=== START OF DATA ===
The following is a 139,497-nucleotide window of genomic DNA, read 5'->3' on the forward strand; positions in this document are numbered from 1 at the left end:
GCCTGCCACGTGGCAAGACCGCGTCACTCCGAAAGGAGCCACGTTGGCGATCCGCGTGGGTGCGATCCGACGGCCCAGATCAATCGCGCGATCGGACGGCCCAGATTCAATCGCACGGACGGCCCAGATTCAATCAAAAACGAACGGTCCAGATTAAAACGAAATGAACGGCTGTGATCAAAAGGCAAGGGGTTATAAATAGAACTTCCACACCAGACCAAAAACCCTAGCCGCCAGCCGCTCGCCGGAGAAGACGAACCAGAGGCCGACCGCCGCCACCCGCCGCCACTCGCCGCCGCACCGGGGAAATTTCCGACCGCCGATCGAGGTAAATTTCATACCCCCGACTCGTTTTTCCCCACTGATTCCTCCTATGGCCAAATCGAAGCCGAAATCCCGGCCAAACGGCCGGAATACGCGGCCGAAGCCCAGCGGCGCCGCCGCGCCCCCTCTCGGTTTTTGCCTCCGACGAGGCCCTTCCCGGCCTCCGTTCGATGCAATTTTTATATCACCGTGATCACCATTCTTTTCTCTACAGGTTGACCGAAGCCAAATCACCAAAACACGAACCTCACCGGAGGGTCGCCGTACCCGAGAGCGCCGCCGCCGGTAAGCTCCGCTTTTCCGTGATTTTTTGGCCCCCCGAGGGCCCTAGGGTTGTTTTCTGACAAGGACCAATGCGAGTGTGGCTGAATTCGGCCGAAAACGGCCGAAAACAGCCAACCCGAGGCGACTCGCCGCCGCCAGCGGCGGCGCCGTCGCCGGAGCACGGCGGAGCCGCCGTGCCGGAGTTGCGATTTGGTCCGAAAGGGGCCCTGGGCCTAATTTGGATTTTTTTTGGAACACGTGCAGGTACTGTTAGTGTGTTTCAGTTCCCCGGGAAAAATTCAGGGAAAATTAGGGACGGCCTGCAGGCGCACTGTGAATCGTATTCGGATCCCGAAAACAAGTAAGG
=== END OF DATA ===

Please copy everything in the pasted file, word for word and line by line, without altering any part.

The following is a 139,497-nucleotide window of genomic DNA, read 5'->3' on the forward strand; positions in this document are numbered from 1 at the left end:
GCCTGCCACGTGGCAAGACCGCGTCACTCCGAAAGGAGCCACGTTGGCGATCCGCGTGGGTGCGATCCGACGGCCCAGATCAATCGCGCGATCGGACGGCCCAGATTCAATCGCACGGACGGCCCAGATTCAATCAAAAACGAACGGTCCAGATTAAAACGAAATGAACGGCTGTGATCAAAAGGCAAGGGGTTATAAATAGAACTTCCACACCAGACCAAAAACCCTAGCCGCCAGCCGCTCGCCGGAGAAGACGAACCAGAGGCCGACCGCCGCCACCCGCCGCCACTCGCCGCCGCACCGGGGAAATTTCCGACCGCCGATCGAGGTAAATTTCATACCCCCGACTCGTTTTTCCCCACTGATTCCTCCTATGGCCAAATCGAAGCCGAAATCCCGGCCAAACGGCCGGAATACGCGGCCGAAGCCCAGCGGCGCCGCCGCGCCCCCTCTCGGTTTTTGCCTCCGACGAGGCCCTTCCCGGCCTCCGTTCGATGCAATTTTTATATCACCGTGATCACCATTCTTTTCTCTACAGGTTGACCGAAGCCAAATCACCAAAACACGAACCTCACCGGAGGGTCGCCGTACCCGAGAGCGCCGCCGCCGGTAAGCTCCGCTTTTCCGTGATTTTTTGGCCCCCCGAGGGCCCTAGGGTTGTTTTCTGACAAGGACCAATGCGAGTGTGGCTGAATTCGGCCGAAAACGGCCGAAAACAGCCAACCCGAGGCGACTCGCCGCCGCCAGCGGCGGCGCCGTCGCCGGAGCACGGCGGAGCCGCCGTGCCGGAGTTGCGATTTGGTCCGAAAGGGGCCCTGGGCCTAATTTGGATTTTTTTTGGAACACGTGCAGGTACTGTTAGTGTGTTTCAGTTCCCCGGGAAAAATTCAGGGAAAATTAGGGACGGCCTGCAGGCGCACTGTGAATCGTATTCGGATCCCGAAAACAAGTAAGG